The pressure on Coca-Cola Company to go along with the trend of natural products requires little explanation. The soft drink category is in decline. At this time, Americans drink about 167 liters of soft drinks per year. This is a sharp decline from the 201 liters per person in 1998. Surprisingly, water once again has become America’s favorite drink. Up to 211 liters per person in 2013, an increase of 38% compared to 1998. At the same time, the worldwide market for organic food and beverages has grown enormously and it is expected that this year the US $ 100 billion limit will be exceeded.

It is therefore crystal clear that Coca-Cola must formulate a response to this trend. Yet, I cannot conclude otherwise that Coca-Cola Company has failed to create a brand-worthy match between the trend and the Coca-Cola brand.

On the trend but not on the brand

Coca-Cola represents energy, refreshment, joy and live positively. It is not about being healthy. To make a brand worthy connection with a trend, Coca-Cola Company must make sure this experience comes back in the answer on the trend. If you launch a new proposition, which Coca-Cola Company does, and then going to call it “Coca-Cola Life is our latest innovation within the Coca-Cola portfolio, sweetened with ingredients from natural origin and contains a third less sugar and calories’ , then you’re well on the trend but not on your brand. This is a missed opportunity.

Be fresh in nature

The brand image of Coca-Cola Life is very green. A green wooden crate with some plants, a few bottles of Life and in the background a haze of green grass. Very nice, but not for Coca-Cola, the brand that just about the real experience of energy, refreshment, joy, enjoy and live positively.

Red is the color of Cola

Coca-Cola Life is green and rationally that is right: green is the color of natural products. Emotionally, however, we know better: red belongs to the Coca-Cola brand experience and the cola category as a whole. Therefore you also find the color red on non Coca-Cola brands. The cans of Pepsi have some red, Walmart’s Sam’s Cola and the Freeway Cola of the German discount store Lidl are red. It seems to me unwise to let go of something so fundamental which is built by investing years in helping consumers making the association. To me, a much more brand-worthy experience would have been a red Coca-Cola Life can with hint of green.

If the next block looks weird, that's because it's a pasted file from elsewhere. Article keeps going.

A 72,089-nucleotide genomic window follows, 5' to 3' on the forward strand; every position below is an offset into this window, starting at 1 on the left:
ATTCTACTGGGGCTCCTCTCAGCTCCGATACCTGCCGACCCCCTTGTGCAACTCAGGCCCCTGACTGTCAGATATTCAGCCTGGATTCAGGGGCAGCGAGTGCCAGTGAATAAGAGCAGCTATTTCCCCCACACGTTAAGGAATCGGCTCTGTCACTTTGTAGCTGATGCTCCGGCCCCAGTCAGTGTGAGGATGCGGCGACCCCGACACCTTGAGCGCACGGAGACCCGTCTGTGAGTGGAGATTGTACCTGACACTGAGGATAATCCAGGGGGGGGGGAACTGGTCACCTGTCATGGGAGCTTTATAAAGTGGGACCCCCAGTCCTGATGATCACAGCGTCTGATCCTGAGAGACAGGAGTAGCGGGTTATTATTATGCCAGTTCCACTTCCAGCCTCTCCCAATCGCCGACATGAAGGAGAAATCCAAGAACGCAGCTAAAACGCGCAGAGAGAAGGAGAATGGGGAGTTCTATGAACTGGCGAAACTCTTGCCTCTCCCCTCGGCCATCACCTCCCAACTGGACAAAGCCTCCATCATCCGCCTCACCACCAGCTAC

Absolutely nothing beats Life

When a brand has the name Life it suggest that it is also good for your life, especially when it is reinforced by the green color that we all associate with healthy. But where does that leave all the other products? Does it not give an indirect warning to consumers that they are not good for your life?

This makes Coca-Cola ‘Life’ also an outsider in the Coca-Cola portfolio: all other Coca-Cola brands help consumers to make a choice based on taste or lifestyle. Think of Vanilla, Cherry, Zero, Coke and Caffeine-free. ‘Life’ does not help to make a choice on taste or lifestyle. A less comprehensive name that is in line with the brand would have made a better fit.

As a summary: it is great that Coca-Cola Company follows trends and capitalizes on it. Too bad they passed their strong brand totally. But hopefully also for Coca-Cola “Life can be full of surprises’ ….

Brand, follow your heart!

People and companies want to grow. People grow from their core and brands should do the same. 

People and companies want to grow. Growth is progress and ultimately that is what we all want. Yet, it seems that everything which seems so logical with personal growth we often forget when we are engaged in growing brands and the introduction of new propositions. And that’s a shame.

Suppose someone wants to grow from being a physiotherapist into becoming a child physiotherapist, then nobody will be surprised. When the same person would however make a career switch to become a dentist, we all expect a lengthy time consuming process. That time is necessary for the person to learn the new skills and for the environment to place and accept the person in the new role. The more known or famous the person is, the more difficult the transformation will be. The huge disinvestment in existing knowledge and skills are of course accepted. This is all very logical.

When talking about brands and propositions on the other hand, we often think that such a transformation can be made without a fight. Volvo is for example the brand that stands for safety. The brand wants to transform to “the world’s most progressive and luxury car brand”. The change is so enormous that it is actually a divestment of everything the brand has built. The heart of the Volvo brand was safety for a very long time. Is the heart suddenly somewhere else? Of course that is possible, but strangely enough we think inside a company often still too little about this and we start these transformations whether it is business as usual. Often we do this because we think that there a market for it. In those cases you are thinking clearly, but you have unfortunately put your brand heart in the fridge. And with that, of course, the heart of the real Volvo fan.